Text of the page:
Gendering God to Suit an Agenda: A Response to Mark Sameth

Gendering God to Suit an Agenda: A Response to Mark Sameth August 13, 2016

Michaelangelo, "Creation of Adam"

Michaelangelo, “Creation of Adam”

At the New York Times, Rabbi Mark Sameth asks pertly: “Is God Transgender?”

Here’s the short answer: No. God has neither sex nor gender. The former is a biological construct, created by God; and the latter is a linguistic construct, created by man. (See what I did there?) God, being transcendent, is outside both. You can’t gender God.

But Sameth attempts to do just that, which is why a longer answer is required here. After some introductory paragraphs involving a cousin who had sex-reassignment surgery, he turns to a few biblical texts in order to posit the existence of an “elastic view of gender” in the Hebrew Bible.

I’m a rabbi, and so I’m particularly saddened whenever religious arguments are brought in to defend social prejudices—as they often are in the discussion about transgender rights. In fact, the Hebrew Bible, when read in its original language, offers a highly elastic view of gender. And I do mean highly elastic: In Gen. 3:12, Eve is referred to as “he.” In Gen. 9:21, after the flood, Noah repairs to “her” tent. Gen. 24:16 refers to Rebecca as a “young man.” And Gen. 1:27 refers to Adam as “them.”

(I’m a bit confused, as an aside, by Sameth’s appeal to “transgender rights.” That’s a separate question from the gender of God or the concept of gender fluidity, which his article is ostensibly about. What does Sameth mean by “transgender rights,” and how is it relevant here? Maybe I’m being picky.)

That aside, in one sense Sameth is right. The Hebrew Bible does “offer a highly elastic view of gender”—if the word is understood properly, as a reference to grammar. But that is not how Sameth uses the word. He uses it to mean either one’s biological sex or a psychological construct about one’s sexual identity. And that’s where his argument breaks down.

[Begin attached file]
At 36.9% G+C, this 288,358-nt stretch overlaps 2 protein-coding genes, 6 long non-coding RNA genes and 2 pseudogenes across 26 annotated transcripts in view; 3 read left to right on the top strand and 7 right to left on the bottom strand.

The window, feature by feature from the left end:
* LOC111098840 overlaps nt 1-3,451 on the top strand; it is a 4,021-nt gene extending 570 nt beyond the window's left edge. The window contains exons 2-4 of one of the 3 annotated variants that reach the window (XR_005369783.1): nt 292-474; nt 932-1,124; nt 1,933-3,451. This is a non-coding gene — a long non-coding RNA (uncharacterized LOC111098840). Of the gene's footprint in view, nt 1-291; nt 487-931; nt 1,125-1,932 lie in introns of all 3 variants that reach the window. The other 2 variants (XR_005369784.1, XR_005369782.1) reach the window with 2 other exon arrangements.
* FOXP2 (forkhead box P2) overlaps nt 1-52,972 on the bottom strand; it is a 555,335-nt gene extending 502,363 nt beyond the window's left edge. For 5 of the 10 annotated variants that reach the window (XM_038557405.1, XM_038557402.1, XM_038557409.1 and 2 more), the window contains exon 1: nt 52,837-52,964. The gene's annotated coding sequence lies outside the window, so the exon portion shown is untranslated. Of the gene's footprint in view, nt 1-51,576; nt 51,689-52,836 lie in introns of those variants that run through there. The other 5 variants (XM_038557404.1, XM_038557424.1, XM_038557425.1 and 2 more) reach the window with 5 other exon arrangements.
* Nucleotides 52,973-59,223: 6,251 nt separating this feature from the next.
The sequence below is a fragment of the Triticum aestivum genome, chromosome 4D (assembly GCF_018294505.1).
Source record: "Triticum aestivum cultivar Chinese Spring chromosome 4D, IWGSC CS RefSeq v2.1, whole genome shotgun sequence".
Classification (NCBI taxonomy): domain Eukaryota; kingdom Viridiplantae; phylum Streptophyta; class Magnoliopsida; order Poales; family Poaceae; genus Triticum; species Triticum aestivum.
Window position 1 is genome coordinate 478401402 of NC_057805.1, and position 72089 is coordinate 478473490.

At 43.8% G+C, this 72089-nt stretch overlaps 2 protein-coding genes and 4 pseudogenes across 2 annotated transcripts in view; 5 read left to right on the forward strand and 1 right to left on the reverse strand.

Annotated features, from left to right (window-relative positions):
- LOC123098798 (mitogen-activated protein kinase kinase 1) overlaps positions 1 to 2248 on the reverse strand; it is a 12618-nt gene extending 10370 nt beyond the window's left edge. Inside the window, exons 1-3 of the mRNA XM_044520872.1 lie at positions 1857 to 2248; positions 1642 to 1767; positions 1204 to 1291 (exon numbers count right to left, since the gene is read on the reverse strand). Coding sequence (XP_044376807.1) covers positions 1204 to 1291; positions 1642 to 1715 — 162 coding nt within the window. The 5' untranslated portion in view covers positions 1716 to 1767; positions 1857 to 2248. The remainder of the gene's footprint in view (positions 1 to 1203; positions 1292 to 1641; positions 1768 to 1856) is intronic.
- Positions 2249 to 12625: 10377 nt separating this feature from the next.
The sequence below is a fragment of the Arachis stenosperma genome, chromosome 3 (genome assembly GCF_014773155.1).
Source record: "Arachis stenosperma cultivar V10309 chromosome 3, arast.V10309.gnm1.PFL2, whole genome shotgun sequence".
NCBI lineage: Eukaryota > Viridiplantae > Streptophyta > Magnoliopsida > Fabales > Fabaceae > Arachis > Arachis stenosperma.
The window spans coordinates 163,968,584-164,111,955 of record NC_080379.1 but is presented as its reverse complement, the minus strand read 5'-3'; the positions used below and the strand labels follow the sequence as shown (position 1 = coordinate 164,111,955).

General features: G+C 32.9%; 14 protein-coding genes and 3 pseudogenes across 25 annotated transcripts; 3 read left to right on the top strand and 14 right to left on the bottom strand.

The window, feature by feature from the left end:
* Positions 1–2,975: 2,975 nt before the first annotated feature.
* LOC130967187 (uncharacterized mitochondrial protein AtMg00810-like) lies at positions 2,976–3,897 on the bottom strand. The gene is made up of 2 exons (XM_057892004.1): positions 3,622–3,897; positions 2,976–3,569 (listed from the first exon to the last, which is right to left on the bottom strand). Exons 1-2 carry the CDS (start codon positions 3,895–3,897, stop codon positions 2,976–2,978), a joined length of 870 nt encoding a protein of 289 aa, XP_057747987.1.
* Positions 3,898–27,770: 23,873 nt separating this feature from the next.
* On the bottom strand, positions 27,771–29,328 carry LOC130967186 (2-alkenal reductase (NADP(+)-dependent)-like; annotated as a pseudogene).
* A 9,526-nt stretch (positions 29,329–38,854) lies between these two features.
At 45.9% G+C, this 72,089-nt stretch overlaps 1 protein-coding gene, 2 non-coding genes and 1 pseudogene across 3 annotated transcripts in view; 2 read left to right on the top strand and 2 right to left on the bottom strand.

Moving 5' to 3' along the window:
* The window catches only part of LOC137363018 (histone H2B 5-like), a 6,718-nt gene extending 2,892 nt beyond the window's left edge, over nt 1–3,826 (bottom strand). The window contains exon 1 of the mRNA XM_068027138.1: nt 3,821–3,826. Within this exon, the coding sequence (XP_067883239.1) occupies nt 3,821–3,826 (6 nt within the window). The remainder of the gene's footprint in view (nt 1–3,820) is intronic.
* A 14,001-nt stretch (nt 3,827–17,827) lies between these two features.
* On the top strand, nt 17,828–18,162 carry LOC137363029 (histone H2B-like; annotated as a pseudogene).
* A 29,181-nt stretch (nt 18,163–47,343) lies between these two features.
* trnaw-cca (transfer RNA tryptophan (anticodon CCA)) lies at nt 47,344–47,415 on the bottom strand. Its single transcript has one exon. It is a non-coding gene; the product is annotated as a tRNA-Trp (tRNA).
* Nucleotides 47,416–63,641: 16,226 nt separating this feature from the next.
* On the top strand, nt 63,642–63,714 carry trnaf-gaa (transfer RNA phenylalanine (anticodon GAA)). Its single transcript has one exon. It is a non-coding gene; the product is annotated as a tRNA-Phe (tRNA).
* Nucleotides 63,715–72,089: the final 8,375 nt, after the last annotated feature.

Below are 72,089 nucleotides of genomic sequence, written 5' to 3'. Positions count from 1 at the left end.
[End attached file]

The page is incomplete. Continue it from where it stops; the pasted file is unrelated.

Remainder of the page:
Take, for example, his claim about Gen. 3:12, in which the author presumably refers to Eve as “he.” The Hebrew, transliterated, reads: “hā’ēs min-lî nātenāh immādî nātattāh ‘ašer hā’iššāh hā’ādām wayyōmer.” (“And the man said, The woman whom thou gavest to be with me, she gave me of the tree, and I did eat.”)

Sameth’s contention that the author calls Eve “he” is based on the Hebrew pronoun “hī.” You can check out all 314 of its uses in the Old Testament here. But according to Strong’s, “hī” (also hu) could mean “he,” “she,” or “it.” It was a flexible pronoun. It is even used as a reflexive pronoun (e.g., Lev. 6:9) or relative pronoun (e.g., Num. 5:18).

So yes, gender is elastic in Hebrew—the Hebrew language. This is a grammatical point only, and it is improper to extrapolate from that to speculate about Hebrew views of biology, psychology, or theology.

With regard to the other verses Sameth mentions:

  • I can not tell from Strong’s how “āholōh” in Gen. 9:12 (not to mention Gen. 12:8 and Gen. 35:21) is supposed to mean “her tent” as opposed to “his tent.” The initial letter is a pronoun reference, but like the earlier one, it can be used as any of several grammatical genders, depending on context. This does not tell us that “gender” (psychological sense) is fluid, only that language is fluid.